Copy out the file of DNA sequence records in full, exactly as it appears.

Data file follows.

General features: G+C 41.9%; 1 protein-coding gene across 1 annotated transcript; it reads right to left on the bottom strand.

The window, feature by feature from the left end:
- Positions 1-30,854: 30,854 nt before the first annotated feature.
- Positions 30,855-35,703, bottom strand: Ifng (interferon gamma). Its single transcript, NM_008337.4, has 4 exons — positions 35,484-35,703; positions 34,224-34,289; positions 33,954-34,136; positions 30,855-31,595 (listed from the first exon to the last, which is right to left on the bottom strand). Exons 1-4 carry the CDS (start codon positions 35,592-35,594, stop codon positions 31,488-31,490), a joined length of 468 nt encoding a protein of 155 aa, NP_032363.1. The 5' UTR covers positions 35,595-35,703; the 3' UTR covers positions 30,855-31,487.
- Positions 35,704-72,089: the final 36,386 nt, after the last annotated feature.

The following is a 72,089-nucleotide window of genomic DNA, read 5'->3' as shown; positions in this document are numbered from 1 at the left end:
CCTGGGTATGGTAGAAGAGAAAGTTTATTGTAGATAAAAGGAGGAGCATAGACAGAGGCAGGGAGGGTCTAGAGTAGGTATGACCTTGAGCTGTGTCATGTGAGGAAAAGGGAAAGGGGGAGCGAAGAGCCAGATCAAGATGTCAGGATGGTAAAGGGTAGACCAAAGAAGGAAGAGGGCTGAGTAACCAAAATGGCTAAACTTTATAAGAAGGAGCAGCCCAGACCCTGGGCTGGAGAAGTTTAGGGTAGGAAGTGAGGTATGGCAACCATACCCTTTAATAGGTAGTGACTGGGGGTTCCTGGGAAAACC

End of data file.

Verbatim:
General features: G+C 41.9%; 1 protein-coding gene across 1 annotated transcript; it reads right to left on the bottom strand.

The window, feature by feature from the left end:
- Positions 1-30,854: 30,854 nt before the first annotated feature.
- Positions 30,855-35,703, bottom strand: Ifng (interferon gamma). Its single transcript, NM_008337.4, has 4 exons — positions 35,484-35,703; positions 34,224-34,289; positions 33,954-34,136; positions 30,855-31,595 (listed from the first exon to the last, which is right to left on the bottom strand). Exons 1-4 carry the CDS (start codon positions 35,592-35,594, stop codon positions 31,488-31,490), a joined length of 468 nt encoding a protein of 155 aa, NP_032363.1. The 5' UTR covers positions 35,595-35,703; the 3' UTR covers positions 30,855-31,487.
- Positions 35,704-72,089: the final 36,386 nt, after the last annotated feature.

The following is a 72,089-nucleotide window of genomic DNA, read 5'->3' as shown; positions in this document are numbered from 1 at the left end:
CCTGGGTATGGTAGAAGAGAAAGTTTATTGTAGATAAAAGGAGGAGCATAGACAGAGGCAGGGAGGGTCTAGAGTAGGTATGACCTTGAGCTGTGTCATGTGAGGAAAAGGGAAAGGGGGAGCGAAGAGCCAGATCAAGATGTCAGGATGGTAAAGGGTAGACCAAAGAAGGAAGAGGGCTGAGTAACCAAAATGGCTAAACTTTATAAGAAGGAGCAGCCCAGACCCTGGGCTGGAGAAGTTTAGGGTAGGAAGTGAGGTATGGCAACCATACCCTTTAATAGGTAGTGACTGGGGGTTCCTGGGAAAACC